SciELO - Scientific Electronic Library Online

vol.11 issue1Hepatobiliary scintigraphy with 99mTc-DISIDA of pulmmonary tuberculosis patients in treatment with isonazid, rifampicin and pyrazinamide: relation with the nutrional state and the acetyletor phenotypeCharacterization of TH profile through detection of serum cytokine levels in patients with tuberculosis associated or not with HIV infection author indexsubject indexarticles search
Home Pagealphabetic serial listing  

Services on Demand




Related links


Journal of Venomous Animals and Toxins including Tropical Diseases

On-line version ISSN 1678-9199

J. Venom. Anim. Toxins incl. Trop. Dis vol.11 no.1 Botucatu Jan./Mar. 2005 



Seroprevalence of chagas disease in dwellers of the XI Regional Health Administration Districts, São Paulo State, Brazil



I. Godoy




THESIS: I. Godoy submitted this thesis for her Doctorate in Tropical Diseases at Botucatu School of Medicine, São Paulo State University, UNESP, Botucatu, São Paulo, Brazil, 2003.

Advisor: Professor Domingos Alves Meira


Chagas disease has been considered one of the most important public health problems among the diseases transmitted by vectors. The most effective way to avoid its manifestation is by controlling congenital, vectorial and blood transfusion transmission. Less common forms of transmission, such as solid organs, blood marrow, and tissue transplantation also need to be verified. Control measures against Triatoma infestans have been considered successful in the state of São Paulo; however, epidemiological surveillance and adequate financial support are fundamental to verify and maintain this state-of-the-art condition. The aim of this study was to look for evidences of the Chagas disease vectorial transmission, after 1983, in dwellings and neighboring areas within the XI Regional Health Administration Districts, where xenodiagnosis-positive patients lived. In that year, vectorial control was obtained and the distribution of residential vectors was well-known in the state. To reach this objective, two groups of study were elected: the first one contained individuals born before 1983, and the second, individuals born after this year. The population was selected based on the addresses of xenodiagnosis-positive patients, who were followed up at the outpatient clinic of the Department of Tropical Diseases, Botucatu School of Medicine, UNESP. Fifty-eight individuals were selected and had blood samples collected for laboratory analysis. Indirect hemagglutination (IHA), indirect immunofluorescence (IIF), and enzyme-linked immunosorbent assay (ELISA) were used to identify anti-T.cruzi antibodies. Trypanosoma cruzi isolated was obtained by hemoculture in liver infusion tryptose (LIT) medium, polymerase chain reaction (PCR), and artificial xenodiagnosis. Individuals from both groups presented low formal education level, had been working on unskilled professions, and were predominantly represented by females. At the moment of the study, there was a slight improvement in the individuals' dwelling conditions and an increase in the number of dwellers in rural areas, compared to previous conditions. Chagas disease was present, as a previous disease, in mothers from both groups. Individuals born before 1983, showed significant higher knowledge of and/or contact with triatomine. The majority of the individuals had not received blood transfusion. Analyzing and comparing the results of serological tests, including IHA, IIF, and ELISA, the latter showed better sensitivity. The results of this study revealed that the population born after 1983 did not know the physical characteristics of the Chagas disease vector. Taking into consideration the importance of triatomine notification by the population and the surveillance method prioritized since 1983, the efficacy of disease control may be affected. It is evident the importance of searching for alternative tolls that favor a high involvement of the population in the triatomine surveillance. Based on this study, it is not possible to state that triatomine was eliminated, even considering that we did not identify vectors in the patients' dwellings or in their neighboring areas. Therefore, further entomological and serological investigations are necessary to maintain a regular evaluation of the Chagas disease control program efficacy in the state of São Paulo.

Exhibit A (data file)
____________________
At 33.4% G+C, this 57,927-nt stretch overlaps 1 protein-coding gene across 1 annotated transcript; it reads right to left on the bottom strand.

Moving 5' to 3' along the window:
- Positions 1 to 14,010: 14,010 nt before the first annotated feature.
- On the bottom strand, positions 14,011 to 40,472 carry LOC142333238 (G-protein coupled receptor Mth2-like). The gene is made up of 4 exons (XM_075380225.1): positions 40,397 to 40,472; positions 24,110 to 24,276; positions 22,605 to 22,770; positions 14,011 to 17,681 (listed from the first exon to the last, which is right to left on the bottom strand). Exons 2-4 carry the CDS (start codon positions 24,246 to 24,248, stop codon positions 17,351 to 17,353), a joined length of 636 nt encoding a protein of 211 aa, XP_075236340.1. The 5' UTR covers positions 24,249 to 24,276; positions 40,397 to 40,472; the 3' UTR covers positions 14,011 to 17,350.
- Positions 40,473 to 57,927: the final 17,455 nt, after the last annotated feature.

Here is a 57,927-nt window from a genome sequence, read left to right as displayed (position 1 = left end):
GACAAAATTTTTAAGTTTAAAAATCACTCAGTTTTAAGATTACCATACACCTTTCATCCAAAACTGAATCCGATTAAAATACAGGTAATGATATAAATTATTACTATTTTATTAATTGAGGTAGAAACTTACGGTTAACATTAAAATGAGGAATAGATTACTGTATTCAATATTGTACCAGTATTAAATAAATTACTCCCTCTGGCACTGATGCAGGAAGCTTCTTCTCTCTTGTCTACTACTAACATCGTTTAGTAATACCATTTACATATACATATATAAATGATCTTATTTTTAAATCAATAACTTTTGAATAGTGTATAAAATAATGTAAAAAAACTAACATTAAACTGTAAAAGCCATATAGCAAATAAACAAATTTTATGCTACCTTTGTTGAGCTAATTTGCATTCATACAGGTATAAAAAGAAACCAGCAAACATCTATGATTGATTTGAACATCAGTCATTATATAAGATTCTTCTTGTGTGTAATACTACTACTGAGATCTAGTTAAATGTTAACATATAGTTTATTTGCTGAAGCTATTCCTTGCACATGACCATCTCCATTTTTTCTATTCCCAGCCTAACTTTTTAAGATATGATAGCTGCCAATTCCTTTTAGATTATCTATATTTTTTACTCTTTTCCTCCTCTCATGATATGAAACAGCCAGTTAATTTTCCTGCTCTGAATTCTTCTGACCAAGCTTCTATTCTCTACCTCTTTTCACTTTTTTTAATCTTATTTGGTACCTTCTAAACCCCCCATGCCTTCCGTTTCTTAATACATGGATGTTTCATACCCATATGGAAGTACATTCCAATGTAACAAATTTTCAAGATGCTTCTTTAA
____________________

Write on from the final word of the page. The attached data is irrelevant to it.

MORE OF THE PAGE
Key words: Chagas disease, Triatoma infestans, vectorial transmission, xenodiagnosis.



Correspondence to
I. Godoy
Departamento de Doenças Tropicais e Diagnóstico por Imagem, Faculdade de Medicina de Botucatu, UNESP
Distrito de Rubião Junior, s/n
18618-000, Botucatu, SP, Brasil
Phone: 55 14 3811 6212

Creative Commons License All the contents of this journal, except where otherwise noted, is licensed under a Creative Commons Attribution License